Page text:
by Rebecca Biason
Female survivors of childhood cancers who have been treated with thoracic radiation, such as survivors of Hodgkin’s lymphoma (HL), have a higher risk of developing breast cancer later in life compared to the general population.
To mitigate this risk, current guidelines in Ontario recommend that female HL survivors undergo annual same-day mammography and MRI screenings starting at age 30, the same for all high-risk women. However, a new study led by Jill Furzer and Lauren Tessier, PhD students at the Institute of Health Policy, Management and Evaluation (IHPME), has found that mammographic and MRI screening for this group is a costly strategy that provides very limited additional benefits in preventing cancer compared to having an MRI alone.
“Mammograms are not as sensitive as MRI in their ability to look for new tumors, especially in women under age 50, and there is often a low compliance rate in this population of women,” said Tessier. “Our findings show that the guidelines should be more specific to an individual’s specific risk profile and that survivors of pediatric HL would likely benefit from starting screening earlier than age 30.”
What started as a course project for Furzer and Tessier’s graduate studies in health services research at IHPME quickly became a spark that spanned beyond the boundaries of the classroom to become a study inreal-world application for these emerging health leaders.
Read the study in The Journal of the National Cancer Institute
Furzer and Tessier conducted their study by modifying an existing breast cancer natural history model, for HL survivors with a high risk of developing breast cancer. This model starts with HL survivors at age 25, who are then simulated through different screening strategies starting at either age 25 or 30 and include MRI, mammogram or both. The life expectancy and quality of life of these individuals and the associated health care costs were calculated based on the frequency of screening, the timing of cancer detection and the cost of treatment, if breast cancer is detected.
In their findings, Furzer and Tessier found that screening with both an MRI and mammogram at age 30 is on average more expensive and less effective than screening using MRI only. They also found that at age 25, adding an MRI to mammography screening also added significant costs without a meaningful change on life expectancy or quality of life for the survivor.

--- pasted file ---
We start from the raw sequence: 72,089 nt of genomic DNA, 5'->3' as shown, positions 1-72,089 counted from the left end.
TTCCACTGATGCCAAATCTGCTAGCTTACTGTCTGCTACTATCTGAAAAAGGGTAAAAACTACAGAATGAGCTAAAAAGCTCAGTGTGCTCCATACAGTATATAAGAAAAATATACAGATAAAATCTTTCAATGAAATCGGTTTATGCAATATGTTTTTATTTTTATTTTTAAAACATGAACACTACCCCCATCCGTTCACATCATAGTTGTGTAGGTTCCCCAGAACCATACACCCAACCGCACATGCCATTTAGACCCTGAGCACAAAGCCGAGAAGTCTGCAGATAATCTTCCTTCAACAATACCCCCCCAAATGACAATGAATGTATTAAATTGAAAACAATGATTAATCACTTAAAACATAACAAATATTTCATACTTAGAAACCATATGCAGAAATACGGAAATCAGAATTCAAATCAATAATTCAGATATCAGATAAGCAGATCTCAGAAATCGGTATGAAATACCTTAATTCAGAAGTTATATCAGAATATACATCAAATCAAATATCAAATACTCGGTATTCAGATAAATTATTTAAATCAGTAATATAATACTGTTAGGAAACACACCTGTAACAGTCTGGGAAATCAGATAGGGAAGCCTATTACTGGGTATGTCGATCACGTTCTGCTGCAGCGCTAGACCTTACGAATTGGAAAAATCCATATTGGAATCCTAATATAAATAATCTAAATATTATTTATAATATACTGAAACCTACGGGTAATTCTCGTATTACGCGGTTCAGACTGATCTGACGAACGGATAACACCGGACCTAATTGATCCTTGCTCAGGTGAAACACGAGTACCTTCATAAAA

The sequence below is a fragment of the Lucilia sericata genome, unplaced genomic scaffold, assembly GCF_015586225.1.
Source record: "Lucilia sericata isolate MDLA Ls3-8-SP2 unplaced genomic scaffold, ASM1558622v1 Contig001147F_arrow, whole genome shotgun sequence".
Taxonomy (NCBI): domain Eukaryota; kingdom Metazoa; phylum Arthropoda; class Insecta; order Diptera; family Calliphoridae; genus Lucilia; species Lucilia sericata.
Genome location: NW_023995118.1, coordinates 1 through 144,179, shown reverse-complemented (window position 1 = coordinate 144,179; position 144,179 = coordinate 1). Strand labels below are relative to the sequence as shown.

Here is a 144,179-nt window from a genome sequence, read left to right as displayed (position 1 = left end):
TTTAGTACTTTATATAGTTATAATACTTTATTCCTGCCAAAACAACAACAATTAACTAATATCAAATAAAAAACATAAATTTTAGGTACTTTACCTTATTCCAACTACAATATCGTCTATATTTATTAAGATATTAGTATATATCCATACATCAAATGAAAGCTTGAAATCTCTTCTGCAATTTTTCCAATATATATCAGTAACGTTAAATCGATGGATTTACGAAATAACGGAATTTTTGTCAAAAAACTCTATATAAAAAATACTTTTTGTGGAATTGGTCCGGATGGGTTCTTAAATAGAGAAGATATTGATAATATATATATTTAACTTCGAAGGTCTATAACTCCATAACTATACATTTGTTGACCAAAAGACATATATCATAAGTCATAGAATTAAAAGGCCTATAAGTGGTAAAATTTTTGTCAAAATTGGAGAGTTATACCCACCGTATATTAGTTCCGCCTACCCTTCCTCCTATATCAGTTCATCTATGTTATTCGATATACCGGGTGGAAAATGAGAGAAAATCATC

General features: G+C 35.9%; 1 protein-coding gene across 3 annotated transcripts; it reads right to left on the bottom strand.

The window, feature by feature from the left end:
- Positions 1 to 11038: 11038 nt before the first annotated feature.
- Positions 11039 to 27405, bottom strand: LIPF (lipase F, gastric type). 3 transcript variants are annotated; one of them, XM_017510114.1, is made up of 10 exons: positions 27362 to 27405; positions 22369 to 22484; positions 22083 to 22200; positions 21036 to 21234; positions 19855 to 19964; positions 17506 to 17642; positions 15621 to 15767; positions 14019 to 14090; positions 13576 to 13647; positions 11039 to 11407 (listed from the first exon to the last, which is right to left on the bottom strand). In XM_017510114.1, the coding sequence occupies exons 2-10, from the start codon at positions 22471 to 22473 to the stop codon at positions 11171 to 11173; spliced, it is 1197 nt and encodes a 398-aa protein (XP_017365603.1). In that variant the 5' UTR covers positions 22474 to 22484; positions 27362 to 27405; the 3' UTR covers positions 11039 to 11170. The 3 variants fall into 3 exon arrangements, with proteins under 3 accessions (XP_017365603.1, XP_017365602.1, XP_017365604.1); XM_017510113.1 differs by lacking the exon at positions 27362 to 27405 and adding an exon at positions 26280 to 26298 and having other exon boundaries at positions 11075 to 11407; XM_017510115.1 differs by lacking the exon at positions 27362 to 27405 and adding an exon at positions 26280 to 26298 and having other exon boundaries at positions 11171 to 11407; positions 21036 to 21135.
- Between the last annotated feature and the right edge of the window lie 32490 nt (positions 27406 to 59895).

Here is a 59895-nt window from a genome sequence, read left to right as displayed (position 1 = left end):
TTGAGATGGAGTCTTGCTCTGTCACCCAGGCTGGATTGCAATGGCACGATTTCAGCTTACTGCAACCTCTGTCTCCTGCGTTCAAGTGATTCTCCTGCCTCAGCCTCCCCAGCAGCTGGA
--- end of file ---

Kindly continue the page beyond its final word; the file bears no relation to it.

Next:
“Within cost-effectiveness analysis in health care, there is also a value judgement,” adds Furzer. “We are trying to determine what treatments or screening strategies provide value in terms of quality adjusted life years for these patients, while also ensuring system sustainability in terms of public funding for these services.”
Senior author and assistant professor at IHPME Petros Pechlivanoglou, notes that this kind of a study is also imperative for the field of pediatric oncology as a whole.
“In pediatric oncology there are positive effects in the short-term because we prevent children from relapsing in their disease, however it has been recognized by many that there are long-term implications that can be treatment related,” says Pechlivanoglou who is also a scientist in Child Evaluative Sciences at Sick Kids. “That is why studies like this are useful in estimating the long-term effects over a life time for childhood cancer survivors, including costs to the health system.”
With the study’s finding that cancer screening guidelines would benefit from some revisions, especially for HL survivors, Furzer and Tessier point out that any call for change from the status quo, especially in health care, can be tough.
“There can be a strong emotional reaction when talking about cost in health care,” says Furzer. Tessier concurs, “It is not our goal to only focus on costs, but to create a better health care system and outcomes for everyone who uses it now and in the future.”
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